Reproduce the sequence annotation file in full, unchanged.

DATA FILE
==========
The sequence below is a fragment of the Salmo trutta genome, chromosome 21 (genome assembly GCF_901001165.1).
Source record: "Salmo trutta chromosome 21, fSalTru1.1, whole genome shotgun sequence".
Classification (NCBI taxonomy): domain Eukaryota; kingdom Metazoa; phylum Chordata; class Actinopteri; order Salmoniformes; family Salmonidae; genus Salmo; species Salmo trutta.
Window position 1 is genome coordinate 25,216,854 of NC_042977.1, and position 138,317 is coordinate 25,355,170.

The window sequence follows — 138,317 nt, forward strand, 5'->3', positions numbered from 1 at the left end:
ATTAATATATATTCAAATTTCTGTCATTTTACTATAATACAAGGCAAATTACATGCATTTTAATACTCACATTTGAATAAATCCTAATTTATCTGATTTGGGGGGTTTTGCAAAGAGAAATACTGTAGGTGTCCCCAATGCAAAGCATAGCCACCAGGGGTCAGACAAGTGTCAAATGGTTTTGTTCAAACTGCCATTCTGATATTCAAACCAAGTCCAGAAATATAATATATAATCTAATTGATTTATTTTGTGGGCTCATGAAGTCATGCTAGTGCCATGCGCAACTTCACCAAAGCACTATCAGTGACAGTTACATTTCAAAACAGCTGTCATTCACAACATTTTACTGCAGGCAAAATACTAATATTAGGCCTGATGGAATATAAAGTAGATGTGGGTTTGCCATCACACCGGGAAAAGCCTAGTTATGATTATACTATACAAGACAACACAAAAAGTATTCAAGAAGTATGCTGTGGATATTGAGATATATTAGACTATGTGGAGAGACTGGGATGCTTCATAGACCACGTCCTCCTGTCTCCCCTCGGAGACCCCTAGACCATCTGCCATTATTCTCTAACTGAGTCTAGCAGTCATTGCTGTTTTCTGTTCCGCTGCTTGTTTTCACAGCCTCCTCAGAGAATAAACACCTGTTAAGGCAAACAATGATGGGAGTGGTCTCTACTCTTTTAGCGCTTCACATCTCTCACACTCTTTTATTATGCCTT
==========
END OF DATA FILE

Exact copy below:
The sequence below is a fragment of the Salmo trutta genome, chromosome 21 (genome assembly GCF_901001165.1).
Source record: "Salmo trutta chromosome 21, fSalTru1.1, whole genome shotgun sequence".
Classification (NCBI taxonomy): domain Eukaryota; kingdom Metazoa; phylum Chordata; class Actinopteri; order Salmoniformes; family Salmonidae; genus Salmo; species Salmo trutta.
Window position 1 is genome coordinate 25,216,854 of NC_042977.1, and position 138,317 is coordinate 25,355,170.

The window sequence follows — 138,317 nt, forward strand, 5'->3', positions numbered from 1 at the left end:
ATTAATATATATTCAAATTTCTGTCATTTTACTATAATACAAGGCAAATTACATGCATTTTAATACTCACATTTGAATAAATCCTAATTTATCTGATTTGGGGGGTTTTGCAAAGAGAAATACTGTAGGTGTCCCCAATGCAAAGCATAGCCACCAGGGGTCAGACAAGTGTCAAATGGTTTTGTTCAAACTGCCATTCTGATATTCAAACCAAGTCCAGAAATATAATATATAATCTAATTGATTTATTTTGTGGGCTCATGAAGTCATGCTAGTGCCATGCGCAACTTCACCAAAGCACTATCAGTGACAGTTACATTTCAAAACAGCTGTCATTCACAACATTTTACTGCAGGCAAAATACTAATATTAGGCCTGATGGAATATAAAGTAGATGTGGGTTTGCCATCACACCGGGAAAAGCCTAGTTATGATTATACTATACAAGACAACACAAAAAGTATTCAAGAAGTATGCTGTGGATATTGAGATATATTAGACTATGTGGAGAGACTGGGATGCTTCATAGACCACGTCCTCCTGTCTCCCCTCGGAGACCCCTAGACCATCTGCCATTATTCTCTAACTGAGTCTAGCAGTCATTGCTGTTTTCTGTTCCGCTGCTTGTTTTCACAGCCTCCTCAGAGAATAAACACCTGTTAAGGCAAACAATGATGGGAGTGGTCTCTACTCTTTTAGCGCTTCACATCTCTCACACTCTTTTATTATGCCTT